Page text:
• Pick the right shell and avoid changing clothes while transitioning. A good breathable softshell will allow you to dump extra heat and sweat on the way uphill, but will also keep you dry and warm enough on the way downhill. Or if it’s really snowing you may need to go with GoreTex Pro which works well through intense cycles of work and rest while in snowy conditions. Your bulky resort coat probably isn’t going to cut it in the backcountry.
  • Find a good touring glove. In order to avoid changing gloves along the way you need a glove that a) is breathable enough to be comfortable while skinning, b) does not inhibit dexterity so you can wear them with ski poles and while transitioning, and c) is warm and water resistant enough to drag through the snow.
  • If you wear a helmet, consider one with good venting. Helmets can get hot so I tend to carry mine on my pack for a long tour into an area, but once it’s on my head I prefer not to keep taking it off and on again while making laps. Some helmets like the Smith Vantage have vents that can be opened and closed with the flip of a switch according to how much airflow you need.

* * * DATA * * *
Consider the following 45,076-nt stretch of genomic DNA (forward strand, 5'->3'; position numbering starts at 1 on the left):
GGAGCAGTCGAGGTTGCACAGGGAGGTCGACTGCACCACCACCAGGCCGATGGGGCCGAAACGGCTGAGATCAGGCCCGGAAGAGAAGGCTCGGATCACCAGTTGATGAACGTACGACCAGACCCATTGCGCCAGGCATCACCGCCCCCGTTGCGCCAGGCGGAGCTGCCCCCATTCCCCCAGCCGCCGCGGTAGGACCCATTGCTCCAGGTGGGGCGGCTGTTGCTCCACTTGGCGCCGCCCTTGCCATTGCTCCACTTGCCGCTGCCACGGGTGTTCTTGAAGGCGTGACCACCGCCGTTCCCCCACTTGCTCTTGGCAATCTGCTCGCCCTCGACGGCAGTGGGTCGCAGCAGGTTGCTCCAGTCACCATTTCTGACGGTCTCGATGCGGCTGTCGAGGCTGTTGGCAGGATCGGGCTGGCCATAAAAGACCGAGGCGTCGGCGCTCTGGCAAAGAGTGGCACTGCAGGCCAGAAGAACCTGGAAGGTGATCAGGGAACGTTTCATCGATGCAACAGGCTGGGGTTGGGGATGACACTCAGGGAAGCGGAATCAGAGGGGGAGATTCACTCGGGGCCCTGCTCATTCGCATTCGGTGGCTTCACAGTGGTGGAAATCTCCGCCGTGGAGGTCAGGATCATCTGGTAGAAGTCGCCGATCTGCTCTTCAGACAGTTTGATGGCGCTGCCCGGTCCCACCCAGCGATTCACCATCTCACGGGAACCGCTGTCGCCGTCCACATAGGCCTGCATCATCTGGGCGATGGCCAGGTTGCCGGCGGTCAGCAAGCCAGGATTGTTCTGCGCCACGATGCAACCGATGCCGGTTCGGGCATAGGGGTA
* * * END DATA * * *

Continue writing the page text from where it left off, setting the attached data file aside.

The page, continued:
• Have a quiver of snappy comebacks. If you’re out with skiers they will inevitably take the low road and make cliched remarks about waiting on splitboarders. Be prepared for this and take the opportunity to remind them how much more fun you have during your descent.
Overall, it is important to remember why we go into the backcountry in the first place; because we enjoy being outdoors and skiing without crowds. Don’t lose track of this because you are too focused on rushing through your transition.
If you’re interested in more tips and discussion on splitboarding, Bent Gate is hosting a Splitboarding 101 session at the shop on December 30 from 6-8pm. All abilities are welcome whether you’re a seasoned backcountry veteran or you’re considering buying your first board and you want to figure out if splitboarding is for you. Hope to see you there!

One of Bentgate’s own – Mark Morris – talented ski tech and big mountain athlete for Icelantic

MarkMorris

A few years back, Bentgate hired a local musician and skier named Mark Morris.  Since our initial meeting, we have grown to be quite fond of this guy.  Whether he’s doing impressions of other employees, showing off his wrestling moves, mounting a binding or hucking a cliff, Mark Morris is legit.  We asked Mark Morris to write a couple paragraphs about growing up skiing in Colorado and how he ended up collaborating with another local Colorado crew, the folks at Icelantic.  Here is what Mark had to say: